However, many California cities have developed infrastructure that favors individual car use and offers limited alternatives. These limitations can make it difficult for those without access to a car to get around, especially in rural areas where destinations are further apart. Lack of adequate transportation options can negatively impact one’s health, especially if it makes it difficult to get to a job, healthy food options, health care services and other destinations. Where transit service is scarce, when routes are cut back, and when sidewalks and bicycle facilities are lacking, people have less access to goods and services, employment, and other opportunities. Low-income individuals and people of color, who use active and public transportation options the most, are greatly impacted by lack of access.67 During extreme heat events and other climate-related events, having access to public transportation can greatly impact the health outcomes of these communities. In some cases, transportation is required for survival and sufficient access to the transit system during these events is essential.
Where to start?
Improving transportation options for those without access to a car requires a range of strategies, including planning, investment and community engagement. There are differences in the strategies needed in urban and rural areas, with public transportation and active transportation being more extensive and feasible to build in more populated areas, and more flexible mobility options needed in rural areas. But overall the goal is to provide access to opportunities that improve health outcomes and support healthy community conditions (i.e. access to quality jobs, good schools, grocery stores and farmers’ markets, clinical care, etc). Transportation strategies can also ensure resilience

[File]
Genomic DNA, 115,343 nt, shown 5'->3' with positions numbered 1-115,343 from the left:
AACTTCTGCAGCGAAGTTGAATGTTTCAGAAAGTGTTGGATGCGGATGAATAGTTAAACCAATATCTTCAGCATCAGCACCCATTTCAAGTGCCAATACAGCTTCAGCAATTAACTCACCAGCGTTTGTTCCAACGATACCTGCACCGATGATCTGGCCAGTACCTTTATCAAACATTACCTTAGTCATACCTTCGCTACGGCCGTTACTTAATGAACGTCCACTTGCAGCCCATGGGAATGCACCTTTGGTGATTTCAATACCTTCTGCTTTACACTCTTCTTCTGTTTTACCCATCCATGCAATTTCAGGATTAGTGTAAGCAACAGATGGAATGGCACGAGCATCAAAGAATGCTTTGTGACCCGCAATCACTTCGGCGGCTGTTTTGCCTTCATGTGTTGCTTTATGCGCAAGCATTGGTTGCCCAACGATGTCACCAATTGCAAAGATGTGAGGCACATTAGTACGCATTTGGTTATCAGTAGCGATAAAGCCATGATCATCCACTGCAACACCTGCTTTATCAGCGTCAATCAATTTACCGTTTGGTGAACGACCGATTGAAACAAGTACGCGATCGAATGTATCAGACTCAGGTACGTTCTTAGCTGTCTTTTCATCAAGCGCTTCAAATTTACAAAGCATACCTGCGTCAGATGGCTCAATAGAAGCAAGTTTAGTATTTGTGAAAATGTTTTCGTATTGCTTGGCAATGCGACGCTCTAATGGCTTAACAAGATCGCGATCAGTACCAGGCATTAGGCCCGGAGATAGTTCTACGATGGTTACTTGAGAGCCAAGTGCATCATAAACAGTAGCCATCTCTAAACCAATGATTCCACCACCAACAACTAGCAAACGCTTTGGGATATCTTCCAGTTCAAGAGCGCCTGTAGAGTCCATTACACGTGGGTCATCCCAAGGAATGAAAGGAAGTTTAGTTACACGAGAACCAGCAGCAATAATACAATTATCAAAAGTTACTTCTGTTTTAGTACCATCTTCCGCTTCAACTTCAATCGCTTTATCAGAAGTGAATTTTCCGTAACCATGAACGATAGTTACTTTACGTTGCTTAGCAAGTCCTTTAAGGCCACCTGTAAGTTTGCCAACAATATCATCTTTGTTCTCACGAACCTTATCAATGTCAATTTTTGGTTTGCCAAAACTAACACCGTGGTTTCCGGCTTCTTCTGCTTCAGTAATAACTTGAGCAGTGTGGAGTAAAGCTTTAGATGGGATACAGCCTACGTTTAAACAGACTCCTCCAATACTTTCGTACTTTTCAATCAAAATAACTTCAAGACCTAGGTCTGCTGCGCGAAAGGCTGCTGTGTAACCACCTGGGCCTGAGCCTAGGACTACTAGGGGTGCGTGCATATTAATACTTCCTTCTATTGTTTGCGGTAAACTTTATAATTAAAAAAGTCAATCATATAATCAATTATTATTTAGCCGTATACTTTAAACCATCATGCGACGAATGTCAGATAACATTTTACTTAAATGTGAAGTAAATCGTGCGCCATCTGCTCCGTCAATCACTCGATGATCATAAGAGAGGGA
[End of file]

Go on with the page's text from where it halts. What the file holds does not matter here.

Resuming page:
Since most people without a car rely on public transportation, local governments and transit agencies should prioritize Improving Transit Service, both by expanding frequency and routes available, while also ensuring the existing system is maintained. Local governments should also explore different Free or Discounted Passes for Transit to lower the cost and incentivize greater use of these services. Communities should also Support Walking & Bicycling by investing in new infrastructure (sidewalks, bicycle facilities and amenities that make it safer and more convenient to walk and bike), especially near transit stops to improve the first and last mile of travel. They should also support education and encouragement programs in schools and the community, and passing policies like Vision Zero and Complete Streets that set long-term goals for increasing walking and bicycling while also improving safety. Special Consideration for Rural Areas is needed, and local governments should consider partnering with ride-sharing or car-sharing companies, encouraging carpooling, and identifying creative and innovative mobility options to get more people without access to a car to where they need to go.